# Multiplication of polynomials in value representation as done for Fast Fourier Transform

I am trying to understand the discrete Fast Fourier Transform. I get the idea of switching between coefficient and value representations to and then back but I am stuck in figuring out how the multiplication of 2 polynomials using their value representation works.

The screenshot below is from a Reducible video (at time 6:39) that explains the Fast Fourier transform. I see that we need 5 points to get $$C(x)$$, which is of degree $$4$$, but I don't see how multiplying say the first point of $$A(x)$$ and $$B(x)$$, that is, $$(-2,1) \times (-2,9)$$ gives $$(-2,9)$$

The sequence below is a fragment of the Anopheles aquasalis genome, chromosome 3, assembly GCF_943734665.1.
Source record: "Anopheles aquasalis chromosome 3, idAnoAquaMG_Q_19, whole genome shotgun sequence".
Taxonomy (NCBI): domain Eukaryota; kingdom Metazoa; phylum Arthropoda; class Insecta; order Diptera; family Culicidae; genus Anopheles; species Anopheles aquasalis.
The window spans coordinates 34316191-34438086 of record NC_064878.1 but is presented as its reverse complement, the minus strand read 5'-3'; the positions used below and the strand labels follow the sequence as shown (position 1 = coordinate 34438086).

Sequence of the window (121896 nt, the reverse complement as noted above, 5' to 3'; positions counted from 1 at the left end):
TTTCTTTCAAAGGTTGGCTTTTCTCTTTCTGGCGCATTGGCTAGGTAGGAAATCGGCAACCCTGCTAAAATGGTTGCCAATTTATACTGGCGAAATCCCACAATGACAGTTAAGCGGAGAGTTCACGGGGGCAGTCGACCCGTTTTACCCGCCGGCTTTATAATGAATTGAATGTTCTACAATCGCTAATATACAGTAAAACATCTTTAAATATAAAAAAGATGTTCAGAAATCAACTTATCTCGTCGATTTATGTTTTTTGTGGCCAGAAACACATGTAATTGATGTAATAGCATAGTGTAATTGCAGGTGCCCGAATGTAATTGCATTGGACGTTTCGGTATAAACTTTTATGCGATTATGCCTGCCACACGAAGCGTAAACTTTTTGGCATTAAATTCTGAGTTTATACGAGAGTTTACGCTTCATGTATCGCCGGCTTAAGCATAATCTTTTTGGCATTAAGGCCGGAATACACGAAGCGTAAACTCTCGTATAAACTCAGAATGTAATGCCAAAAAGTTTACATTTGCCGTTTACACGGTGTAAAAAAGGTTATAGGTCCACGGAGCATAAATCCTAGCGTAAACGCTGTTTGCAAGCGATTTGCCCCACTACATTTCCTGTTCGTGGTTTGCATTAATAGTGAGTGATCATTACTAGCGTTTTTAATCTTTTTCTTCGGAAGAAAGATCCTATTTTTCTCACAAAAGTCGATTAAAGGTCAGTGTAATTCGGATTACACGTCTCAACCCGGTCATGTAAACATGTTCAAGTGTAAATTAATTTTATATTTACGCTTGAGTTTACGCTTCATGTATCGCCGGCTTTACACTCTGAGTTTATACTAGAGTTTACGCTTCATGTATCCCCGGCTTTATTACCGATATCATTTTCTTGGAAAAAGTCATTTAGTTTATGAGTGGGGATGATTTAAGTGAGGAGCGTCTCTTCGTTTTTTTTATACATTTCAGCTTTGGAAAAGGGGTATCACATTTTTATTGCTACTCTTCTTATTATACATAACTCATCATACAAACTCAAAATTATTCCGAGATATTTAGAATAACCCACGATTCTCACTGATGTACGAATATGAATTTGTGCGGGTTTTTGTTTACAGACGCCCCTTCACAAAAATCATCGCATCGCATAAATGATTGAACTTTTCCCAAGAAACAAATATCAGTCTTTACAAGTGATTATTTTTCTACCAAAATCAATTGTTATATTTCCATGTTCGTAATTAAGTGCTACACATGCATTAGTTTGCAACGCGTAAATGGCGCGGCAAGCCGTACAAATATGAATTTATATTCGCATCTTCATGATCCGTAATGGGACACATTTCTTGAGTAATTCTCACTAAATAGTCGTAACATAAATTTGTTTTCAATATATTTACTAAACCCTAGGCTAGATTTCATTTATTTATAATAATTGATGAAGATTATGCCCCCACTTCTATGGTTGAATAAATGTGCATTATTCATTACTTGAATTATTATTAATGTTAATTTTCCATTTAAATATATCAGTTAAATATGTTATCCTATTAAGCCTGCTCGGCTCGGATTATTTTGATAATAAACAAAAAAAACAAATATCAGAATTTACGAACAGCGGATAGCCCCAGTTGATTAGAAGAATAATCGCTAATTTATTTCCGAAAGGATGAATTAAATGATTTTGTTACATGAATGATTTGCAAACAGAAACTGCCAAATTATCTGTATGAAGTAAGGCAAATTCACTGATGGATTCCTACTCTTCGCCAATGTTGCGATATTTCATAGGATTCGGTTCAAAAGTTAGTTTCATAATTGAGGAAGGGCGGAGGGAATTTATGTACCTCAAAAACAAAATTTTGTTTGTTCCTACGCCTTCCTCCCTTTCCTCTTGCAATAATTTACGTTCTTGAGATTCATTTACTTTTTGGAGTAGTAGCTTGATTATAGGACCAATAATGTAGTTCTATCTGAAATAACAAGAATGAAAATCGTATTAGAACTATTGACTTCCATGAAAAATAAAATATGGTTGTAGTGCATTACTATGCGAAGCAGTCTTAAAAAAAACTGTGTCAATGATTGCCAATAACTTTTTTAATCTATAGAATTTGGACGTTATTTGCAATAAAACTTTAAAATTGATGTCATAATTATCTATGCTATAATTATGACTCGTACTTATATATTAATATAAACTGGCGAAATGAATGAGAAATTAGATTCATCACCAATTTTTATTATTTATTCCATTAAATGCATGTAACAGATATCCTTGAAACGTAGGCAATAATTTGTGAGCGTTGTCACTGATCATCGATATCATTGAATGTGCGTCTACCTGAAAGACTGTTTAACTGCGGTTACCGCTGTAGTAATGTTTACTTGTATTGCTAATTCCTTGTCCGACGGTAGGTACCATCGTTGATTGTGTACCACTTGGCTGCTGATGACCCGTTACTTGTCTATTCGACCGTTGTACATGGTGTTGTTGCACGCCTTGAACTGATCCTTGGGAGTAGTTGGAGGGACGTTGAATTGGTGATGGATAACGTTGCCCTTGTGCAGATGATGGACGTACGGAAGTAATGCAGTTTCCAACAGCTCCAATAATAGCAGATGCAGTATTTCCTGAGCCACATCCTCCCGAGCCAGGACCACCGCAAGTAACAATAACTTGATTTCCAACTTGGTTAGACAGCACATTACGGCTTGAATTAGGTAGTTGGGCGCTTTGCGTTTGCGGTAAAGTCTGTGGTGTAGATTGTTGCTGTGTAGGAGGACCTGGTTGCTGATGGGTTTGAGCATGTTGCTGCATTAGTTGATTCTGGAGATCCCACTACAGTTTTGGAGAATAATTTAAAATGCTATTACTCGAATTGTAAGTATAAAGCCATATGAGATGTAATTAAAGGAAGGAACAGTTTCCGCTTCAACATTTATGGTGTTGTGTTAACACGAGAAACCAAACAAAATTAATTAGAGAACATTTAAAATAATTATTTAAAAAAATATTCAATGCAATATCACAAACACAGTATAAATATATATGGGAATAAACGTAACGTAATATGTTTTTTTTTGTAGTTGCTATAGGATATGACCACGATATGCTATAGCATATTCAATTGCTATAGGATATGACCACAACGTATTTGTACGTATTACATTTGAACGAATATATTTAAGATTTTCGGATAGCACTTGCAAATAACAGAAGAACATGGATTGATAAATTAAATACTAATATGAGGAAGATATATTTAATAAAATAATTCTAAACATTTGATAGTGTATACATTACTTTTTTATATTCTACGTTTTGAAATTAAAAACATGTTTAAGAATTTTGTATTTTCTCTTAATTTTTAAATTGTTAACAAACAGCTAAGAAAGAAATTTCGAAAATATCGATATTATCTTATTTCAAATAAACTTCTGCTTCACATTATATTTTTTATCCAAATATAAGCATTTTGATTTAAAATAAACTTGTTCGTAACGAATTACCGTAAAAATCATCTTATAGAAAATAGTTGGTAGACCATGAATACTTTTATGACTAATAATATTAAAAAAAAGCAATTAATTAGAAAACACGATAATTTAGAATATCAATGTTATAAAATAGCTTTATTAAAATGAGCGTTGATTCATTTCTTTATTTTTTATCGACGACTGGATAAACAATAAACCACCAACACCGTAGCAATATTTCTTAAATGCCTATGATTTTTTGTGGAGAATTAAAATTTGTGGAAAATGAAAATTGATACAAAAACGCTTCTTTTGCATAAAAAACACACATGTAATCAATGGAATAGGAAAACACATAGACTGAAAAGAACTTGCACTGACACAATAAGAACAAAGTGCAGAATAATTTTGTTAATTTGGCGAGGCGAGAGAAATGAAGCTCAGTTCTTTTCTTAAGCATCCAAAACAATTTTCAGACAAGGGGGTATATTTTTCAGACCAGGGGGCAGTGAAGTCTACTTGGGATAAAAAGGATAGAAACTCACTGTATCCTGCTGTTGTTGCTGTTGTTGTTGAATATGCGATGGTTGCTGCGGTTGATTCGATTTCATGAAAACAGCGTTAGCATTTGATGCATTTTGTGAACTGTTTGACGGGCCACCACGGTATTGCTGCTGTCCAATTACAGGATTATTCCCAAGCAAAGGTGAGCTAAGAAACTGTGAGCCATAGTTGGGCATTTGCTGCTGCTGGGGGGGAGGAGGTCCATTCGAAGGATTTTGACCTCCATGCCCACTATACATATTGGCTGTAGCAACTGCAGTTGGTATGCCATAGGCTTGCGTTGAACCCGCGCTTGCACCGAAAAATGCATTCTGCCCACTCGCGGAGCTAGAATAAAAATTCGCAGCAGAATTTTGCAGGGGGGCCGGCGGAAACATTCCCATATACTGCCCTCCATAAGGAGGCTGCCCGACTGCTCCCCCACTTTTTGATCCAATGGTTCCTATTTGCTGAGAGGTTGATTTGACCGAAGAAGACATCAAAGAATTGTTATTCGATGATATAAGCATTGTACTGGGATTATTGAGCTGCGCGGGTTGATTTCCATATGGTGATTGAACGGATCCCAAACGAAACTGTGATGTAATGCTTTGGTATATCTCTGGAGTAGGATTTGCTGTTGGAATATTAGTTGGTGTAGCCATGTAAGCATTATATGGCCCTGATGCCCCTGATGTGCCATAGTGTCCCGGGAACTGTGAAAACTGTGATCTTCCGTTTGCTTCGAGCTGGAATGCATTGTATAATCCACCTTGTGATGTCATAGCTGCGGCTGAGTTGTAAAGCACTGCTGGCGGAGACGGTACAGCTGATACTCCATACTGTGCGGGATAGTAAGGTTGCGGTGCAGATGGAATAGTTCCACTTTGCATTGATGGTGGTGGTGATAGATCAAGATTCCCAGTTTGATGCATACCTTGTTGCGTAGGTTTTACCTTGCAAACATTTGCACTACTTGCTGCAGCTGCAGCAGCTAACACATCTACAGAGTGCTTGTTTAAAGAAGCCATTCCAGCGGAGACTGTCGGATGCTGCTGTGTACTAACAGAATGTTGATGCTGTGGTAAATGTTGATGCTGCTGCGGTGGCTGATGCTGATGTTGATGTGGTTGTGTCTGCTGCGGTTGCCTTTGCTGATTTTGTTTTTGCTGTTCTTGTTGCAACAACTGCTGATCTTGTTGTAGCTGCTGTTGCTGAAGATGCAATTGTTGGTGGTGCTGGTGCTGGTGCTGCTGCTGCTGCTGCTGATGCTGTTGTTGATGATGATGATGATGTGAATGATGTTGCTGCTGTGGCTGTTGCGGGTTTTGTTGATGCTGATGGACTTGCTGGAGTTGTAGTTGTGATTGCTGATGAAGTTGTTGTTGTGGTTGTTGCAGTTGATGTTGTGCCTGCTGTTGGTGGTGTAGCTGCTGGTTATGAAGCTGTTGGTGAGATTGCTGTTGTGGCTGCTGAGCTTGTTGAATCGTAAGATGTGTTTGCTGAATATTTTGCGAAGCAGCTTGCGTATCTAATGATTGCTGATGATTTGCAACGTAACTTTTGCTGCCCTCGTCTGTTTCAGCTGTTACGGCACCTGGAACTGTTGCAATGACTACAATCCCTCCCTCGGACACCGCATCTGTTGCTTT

There's a similar answer here but the steps aren't provided just the final answer, which still baffles me.

If $$P, Q, R \in \mathbb{R}[X], R = PQ$$, then for any $$x \in \mathbb{R}$$, $$R(x) = P(x)\times Q(x)$$.
It means that if the value representation of $$P$$ is $$[(x_1, P(x_1)); (x_2, P(x_2)); …, (x_n, P(x_n))]$$ and the value representation of $$Q$$ is $$[(x_1, Q(x_1)); (x_2, Q(x_2)); …, (x_n, Q(x_n))]$$, then the value representation of $$R$$ is $$[(x_1, P(x_1)Q(x_1)); (x_2, P(x_2)Q(x_2)); …, (x_n, P(x_n)Q(x_n))]$$.
In your example, $$(-2, 1)$$ represents a couple $$(x_i, P(x_i))$$ and $$(-2, 9)$$ is $$(x_i, Q(x_i))$$, so it's normal that $$(x_i, R(x_i))$$ is $$(-2, 1\times 9) = (-2, 9)$$.
• Thank you. I didn't realize that I needed to just multiply the $y$ values, what is $R(x)$ in your example, and that the $x$ remains the same. Apr 11, 2021 at 16:37